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John Dixon’s petrological analyses of the ground and polished stone is more effective but, even here, the results are rather general, with the only divisions made between local and non-local rocks.It is striking that the peak of non-local axe discard is in Phase III – the phase with the highest absolute numbers of honey flint.

She cross-correlates raw materials, tool usage and morphology in a revealing way. Bulgaria and mistakes the Hungarian Zemplén source of obsidian for the Bükk (as did Gordon Childe before her! Tringham also confuses readers with diachronic changes in the percentages of honey flint, which reaches a peak in Phase II and declines consistently till Phase V.

However, Tringham confuses the Bulgarian lithic sources – the Sredna Gora is not in N. But the report on lithic raw material sourcing is very disappointing, with not even a correlation between the thin-section groupings and the samples analysed!

Since the volume is profusely illustrated, the reader can gain an extremely good impression of the findings.

If there are questions not answered in the commentary, readers can often find out the answer for themselves.

Elizabeth Gardner contributes a short report on pottery technology and firing temperature, unfortunately unrevised from 25 years ago.

She discovers a cumulative pattern in firing temperature, with few wares fired at higher than 1000o C in Phases I – III, but almost all analysed wares in Phases IV and V fired above that temperature.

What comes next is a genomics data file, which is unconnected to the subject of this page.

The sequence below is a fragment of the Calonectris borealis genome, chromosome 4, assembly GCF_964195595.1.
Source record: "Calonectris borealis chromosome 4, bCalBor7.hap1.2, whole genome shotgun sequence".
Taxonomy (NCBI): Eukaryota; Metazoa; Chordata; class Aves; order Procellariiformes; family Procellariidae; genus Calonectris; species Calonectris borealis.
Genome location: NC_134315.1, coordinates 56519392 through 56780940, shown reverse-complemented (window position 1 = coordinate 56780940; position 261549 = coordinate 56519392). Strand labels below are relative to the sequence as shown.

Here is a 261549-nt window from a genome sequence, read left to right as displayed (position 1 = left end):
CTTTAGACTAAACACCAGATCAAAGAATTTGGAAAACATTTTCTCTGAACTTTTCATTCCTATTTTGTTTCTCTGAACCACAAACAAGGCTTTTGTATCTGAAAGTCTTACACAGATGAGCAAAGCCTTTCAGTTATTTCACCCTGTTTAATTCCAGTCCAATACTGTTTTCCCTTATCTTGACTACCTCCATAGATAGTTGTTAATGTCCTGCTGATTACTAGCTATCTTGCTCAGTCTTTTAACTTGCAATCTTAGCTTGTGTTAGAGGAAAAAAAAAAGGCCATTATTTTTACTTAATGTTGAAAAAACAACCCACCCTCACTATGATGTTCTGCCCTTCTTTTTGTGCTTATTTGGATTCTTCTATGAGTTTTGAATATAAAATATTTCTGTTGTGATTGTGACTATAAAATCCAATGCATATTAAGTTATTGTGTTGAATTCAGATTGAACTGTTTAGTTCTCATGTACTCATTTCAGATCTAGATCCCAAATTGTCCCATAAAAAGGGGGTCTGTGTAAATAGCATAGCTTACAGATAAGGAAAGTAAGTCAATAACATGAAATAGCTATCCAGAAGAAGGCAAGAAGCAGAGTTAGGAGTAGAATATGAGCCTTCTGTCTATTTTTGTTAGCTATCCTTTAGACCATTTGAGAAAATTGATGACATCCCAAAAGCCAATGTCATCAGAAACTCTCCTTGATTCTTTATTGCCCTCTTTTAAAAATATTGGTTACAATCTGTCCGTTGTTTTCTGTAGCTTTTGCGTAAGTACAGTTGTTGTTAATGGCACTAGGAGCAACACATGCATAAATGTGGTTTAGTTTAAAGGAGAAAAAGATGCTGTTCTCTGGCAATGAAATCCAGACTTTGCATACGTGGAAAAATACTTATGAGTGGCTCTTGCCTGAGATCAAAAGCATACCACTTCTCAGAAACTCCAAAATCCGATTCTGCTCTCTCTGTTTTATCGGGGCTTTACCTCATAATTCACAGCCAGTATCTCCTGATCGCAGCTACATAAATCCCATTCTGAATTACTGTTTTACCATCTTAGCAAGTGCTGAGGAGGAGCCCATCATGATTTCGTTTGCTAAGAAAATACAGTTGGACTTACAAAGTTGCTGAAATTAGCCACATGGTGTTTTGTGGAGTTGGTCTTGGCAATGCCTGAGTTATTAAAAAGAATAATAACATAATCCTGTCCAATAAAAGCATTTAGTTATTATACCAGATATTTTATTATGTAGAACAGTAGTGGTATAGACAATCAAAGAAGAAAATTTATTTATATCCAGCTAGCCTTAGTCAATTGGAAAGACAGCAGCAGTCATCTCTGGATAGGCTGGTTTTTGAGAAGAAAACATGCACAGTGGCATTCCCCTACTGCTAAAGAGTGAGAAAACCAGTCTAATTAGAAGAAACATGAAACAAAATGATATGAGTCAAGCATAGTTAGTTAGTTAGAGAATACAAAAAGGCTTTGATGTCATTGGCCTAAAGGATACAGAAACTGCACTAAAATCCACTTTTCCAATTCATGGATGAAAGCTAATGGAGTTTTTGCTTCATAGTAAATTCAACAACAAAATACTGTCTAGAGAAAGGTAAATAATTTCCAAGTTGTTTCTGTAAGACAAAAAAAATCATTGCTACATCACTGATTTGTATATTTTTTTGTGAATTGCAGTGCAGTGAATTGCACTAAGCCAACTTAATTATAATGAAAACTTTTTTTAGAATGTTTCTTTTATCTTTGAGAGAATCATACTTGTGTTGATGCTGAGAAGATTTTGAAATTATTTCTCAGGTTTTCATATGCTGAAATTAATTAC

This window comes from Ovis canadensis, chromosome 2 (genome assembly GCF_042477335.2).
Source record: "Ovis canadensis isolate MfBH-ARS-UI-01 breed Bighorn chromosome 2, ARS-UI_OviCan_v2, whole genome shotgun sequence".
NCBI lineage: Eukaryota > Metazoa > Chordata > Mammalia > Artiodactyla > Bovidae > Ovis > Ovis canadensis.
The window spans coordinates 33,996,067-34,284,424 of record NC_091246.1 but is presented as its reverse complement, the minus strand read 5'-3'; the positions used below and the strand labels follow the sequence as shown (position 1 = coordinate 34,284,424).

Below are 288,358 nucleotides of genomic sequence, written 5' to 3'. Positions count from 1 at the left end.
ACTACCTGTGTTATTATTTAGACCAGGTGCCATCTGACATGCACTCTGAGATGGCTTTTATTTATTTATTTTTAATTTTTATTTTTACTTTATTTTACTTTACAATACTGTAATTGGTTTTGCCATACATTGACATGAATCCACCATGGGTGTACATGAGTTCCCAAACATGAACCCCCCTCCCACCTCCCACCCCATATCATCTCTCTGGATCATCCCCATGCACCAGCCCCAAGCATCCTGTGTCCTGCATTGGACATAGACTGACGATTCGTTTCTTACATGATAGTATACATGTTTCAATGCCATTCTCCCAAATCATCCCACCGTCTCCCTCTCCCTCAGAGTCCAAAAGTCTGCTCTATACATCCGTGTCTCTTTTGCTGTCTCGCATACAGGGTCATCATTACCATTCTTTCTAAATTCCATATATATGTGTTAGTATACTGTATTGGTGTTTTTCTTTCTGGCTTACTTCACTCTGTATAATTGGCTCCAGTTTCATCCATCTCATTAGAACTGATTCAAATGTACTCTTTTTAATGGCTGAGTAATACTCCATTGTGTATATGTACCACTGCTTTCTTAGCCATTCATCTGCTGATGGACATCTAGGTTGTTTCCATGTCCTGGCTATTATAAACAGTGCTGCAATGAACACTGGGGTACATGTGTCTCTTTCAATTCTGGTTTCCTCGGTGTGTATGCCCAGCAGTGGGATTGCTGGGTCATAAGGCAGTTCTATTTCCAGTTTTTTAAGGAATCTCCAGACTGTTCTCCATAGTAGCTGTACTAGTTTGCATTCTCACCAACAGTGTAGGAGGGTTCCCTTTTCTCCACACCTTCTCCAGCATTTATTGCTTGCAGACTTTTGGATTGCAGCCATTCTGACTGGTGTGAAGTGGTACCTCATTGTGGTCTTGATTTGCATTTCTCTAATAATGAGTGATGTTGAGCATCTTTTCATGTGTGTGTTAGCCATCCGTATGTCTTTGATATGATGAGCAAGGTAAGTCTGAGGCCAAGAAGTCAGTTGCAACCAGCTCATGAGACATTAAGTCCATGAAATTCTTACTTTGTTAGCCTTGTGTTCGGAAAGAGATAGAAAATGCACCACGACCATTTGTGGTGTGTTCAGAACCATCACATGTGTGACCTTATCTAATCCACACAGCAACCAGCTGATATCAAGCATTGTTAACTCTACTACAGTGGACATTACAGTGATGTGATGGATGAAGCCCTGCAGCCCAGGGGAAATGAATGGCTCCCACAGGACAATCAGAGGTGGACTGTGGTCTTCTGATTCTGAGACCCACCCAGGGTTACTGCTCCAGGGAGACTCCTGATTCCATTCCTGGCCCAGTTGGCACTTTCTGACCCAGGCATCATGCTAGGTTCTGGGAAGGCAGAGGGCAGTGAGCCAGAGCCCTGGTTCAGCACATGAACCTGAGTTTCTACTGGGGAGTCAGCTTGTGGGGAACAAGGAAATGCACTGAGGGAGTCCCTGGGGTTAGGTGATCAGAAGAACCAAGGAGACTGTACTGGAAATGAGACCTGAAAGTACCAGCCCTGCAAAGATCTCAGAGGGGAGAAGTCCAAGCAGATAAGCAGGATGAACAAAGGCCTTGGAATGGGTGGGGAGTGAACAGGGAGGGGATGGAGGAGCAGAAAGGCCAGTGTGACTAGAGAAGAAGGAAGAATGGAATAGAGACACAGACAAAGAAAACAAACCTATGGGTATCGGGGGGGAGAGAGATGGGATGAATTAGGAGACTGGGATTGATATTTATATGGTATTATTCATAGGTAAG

The title of the series under whose imprint Sitagroi volume 2 appears sums up the volume – this excavation report is indeed a monument to the monument (the tell), to the investigators and, most importantly, to Greek and Balkan prehistory.

For Sitagroi faces both North and South – that is one of the two reasons why Colin Renfrew and Maria Gimbutas decided to excavate there in the first place.

The Phase III exceptions were incised and white incrusted wares, black burnished wares and graphite painted wares.

No convincing link, however, could be made between pottery and metallurgical technologies.

While, in absolute numbers, the tools are made mostly from the bones of domesticated species, there is a proportional emphasis on tools made on wild animal bones, since the bone is stronger and the capture of the specimen can be more heroic.

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